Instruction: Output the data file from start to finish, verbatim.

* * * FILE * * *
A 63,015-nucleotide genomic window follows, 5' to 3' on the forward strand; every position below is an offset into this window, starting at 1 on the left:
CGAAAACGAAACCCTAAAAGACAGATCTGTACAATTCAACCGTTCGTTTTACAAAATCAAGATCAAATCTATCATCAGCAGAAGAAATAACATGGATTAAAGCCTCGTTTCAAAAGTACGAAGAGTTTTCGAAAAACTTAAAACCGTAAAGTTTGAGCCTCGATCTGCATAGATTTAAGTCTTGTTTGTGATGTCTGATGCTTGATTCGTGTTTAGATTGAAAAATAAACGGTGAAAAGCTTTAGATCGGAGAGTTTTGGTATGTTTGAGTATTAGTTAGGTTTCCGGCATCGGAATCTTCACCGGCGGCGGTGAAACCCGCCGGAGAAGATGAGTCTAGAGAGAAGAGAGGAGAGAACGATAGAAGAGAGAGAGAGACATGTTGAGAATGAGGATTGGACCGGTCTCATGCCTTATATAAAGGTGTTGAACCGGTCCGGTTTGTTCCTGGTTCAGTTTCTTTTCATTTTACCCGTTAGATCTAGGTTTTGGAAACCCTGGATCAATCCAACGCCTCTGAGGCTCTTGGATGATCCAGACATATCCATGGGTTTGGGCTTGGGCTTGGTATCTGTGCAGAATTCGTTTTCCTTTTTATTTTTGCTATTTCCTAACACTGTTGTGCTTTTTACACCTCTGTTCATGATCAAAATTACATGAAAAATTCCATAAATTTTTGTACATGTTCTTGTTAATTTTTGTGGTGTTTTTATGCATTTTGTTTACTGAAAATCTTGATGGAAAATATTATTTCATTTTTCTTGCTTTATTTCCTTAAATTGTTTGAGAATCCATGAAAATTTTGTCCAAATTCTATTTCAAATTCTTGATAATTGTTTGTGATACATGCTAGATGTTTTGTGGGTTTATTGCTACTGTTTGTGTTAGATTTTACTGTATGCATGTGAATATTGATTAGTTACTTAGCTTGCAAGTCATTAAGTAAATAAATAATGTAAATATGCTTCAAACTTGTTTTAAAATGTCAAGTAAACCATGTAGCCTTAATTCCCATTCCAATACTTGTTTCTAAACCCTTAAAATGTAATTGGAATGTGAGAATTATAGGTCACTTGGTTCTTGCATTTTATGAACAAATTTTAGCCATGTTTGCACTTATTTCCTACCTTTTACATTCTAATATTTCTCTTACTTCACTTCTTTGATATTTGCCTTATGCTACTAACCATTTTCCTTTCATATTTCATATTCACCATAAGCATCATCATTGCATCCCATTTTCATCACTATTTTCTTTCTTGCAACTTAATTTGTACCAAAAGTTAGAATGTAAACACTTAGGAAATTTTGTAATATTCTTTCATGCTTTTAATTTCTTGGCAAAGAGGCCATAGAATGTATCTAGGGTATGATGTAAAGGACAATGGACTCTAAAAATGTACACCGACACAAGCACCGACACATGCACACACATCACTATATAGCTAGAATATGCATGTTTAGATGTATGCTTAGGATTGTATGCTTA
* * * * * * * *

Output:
A 63,015-nucleotide genomic window follows, 5' to 3' on the forward strand; every position below is an offset into this window, starting at 1 on the left:
CGAAAACGAAACCCTAAAAGACAGATCTGTACAATTCAACCGTTCGTTTTACAAAATCAAGATCAAATCTATCATCAGCAGAAGAAATAACATGGATTAAAGCCTCGTTTCAAAAGTACGAAGAGTTTTCGAAAAACTTAAAACCGTAAAGTTTGAGCCTCGATCTGCATAGATTTAAGTCTTGTTTGTGATGTCTGATGCTTGATTCGTGTTTAGATTGAAAAATAAACGGTGAAAAGCTTTAGATCGGAGAGTTTTGGTATGTTTGAGTATTAGTTAGGTTTCCGGCATCGGAATCTTCACCGGCGGCGGTGAAACCCGCCGGAGAAGATGAGTCTAGAGAGAAGAGAGGAGAGAACGATAGAAGAGAGAGAGAGACATGTTGAGAATGAGGATTGGACCGGTCTCATGCCTTATATAAAGGTGTTGAACCGGTCCGGTTTGTTCCTGGTTCAGTTTCTTTTCATTTTACCCGTTAGATCTAGGTTTTGGAAACCCTGGATCAATCCAACGCCTCTGAGGCTCTTGGATGATCCAGACATATCCATGGGTTTGGGCTTGGGCTTGGTATCTGTGCAGAATTCGTTTTCCTTTTTATTTTTGCTATTTCCTAACACTGTTGTGCTTTTTACACCTCTGTTCATGATCAAAATTACATGAAAAATTCCATAAATTTTTGTACATGTTCTTGTTAATTTTTGTGGTGTTTTTATGCATTTTGTTTACTGAAAATCTTGATGGAAAATATTATTTCATTTTTCTTGCTTTATTTCCTTAAATTGTTTGAGAATCCATGAAAATTTTGTCCAAATTCTATTTCAAATTCTTGATAATTGTTTGTGATACATGCTAGATGTTTTGTGGGTTTATTGCTACTGTTTGTGTTAGATTTTACTGTATGCATGTGAATATTGATTAGTTACTTAGCTTGCAAGTCATTAAGTAAATAAATAATGTAAATATGCTTCAAACTTGTTTTAAAATGTCAAGTAAACCATGTAGCCTTAATTCCCATTCCAATACTTGTTTCTAAACCCTTAAAATGTAATTGGAATGTGAGAATTATAGGTCACTTGGTTCTTGCATTTTATGAACAAATTTTAGCCATGTTTGCACTTATTTCCTACCTTTTACATTCTAATATTTCTCTTACTTCACTTCTTTGATATTTGCCTTATGCTACTAACCATTTTCCTTTCATATTTCATATTCACCATAAGCATCATCATTGCATCCCATTTTCATCACTATTTTCTTTCTTGCAACTTAATTTGTACCAAAAGTTAGAATGTAAACACTTAGGAAATTTTGTAATATTCTTTCATGCTTTTAATTTCTTGGCAAAGAGGCCATAGAATGTATCTAGGGTATGATGTAAAGGACAATGGACTCTAAAAATGTACACCGACACAAGCACCGACACATGCACACACATCACTATATAGCTAGAATATGCATGTTTAGATGTATGCTTAGGATTGTATGCTTA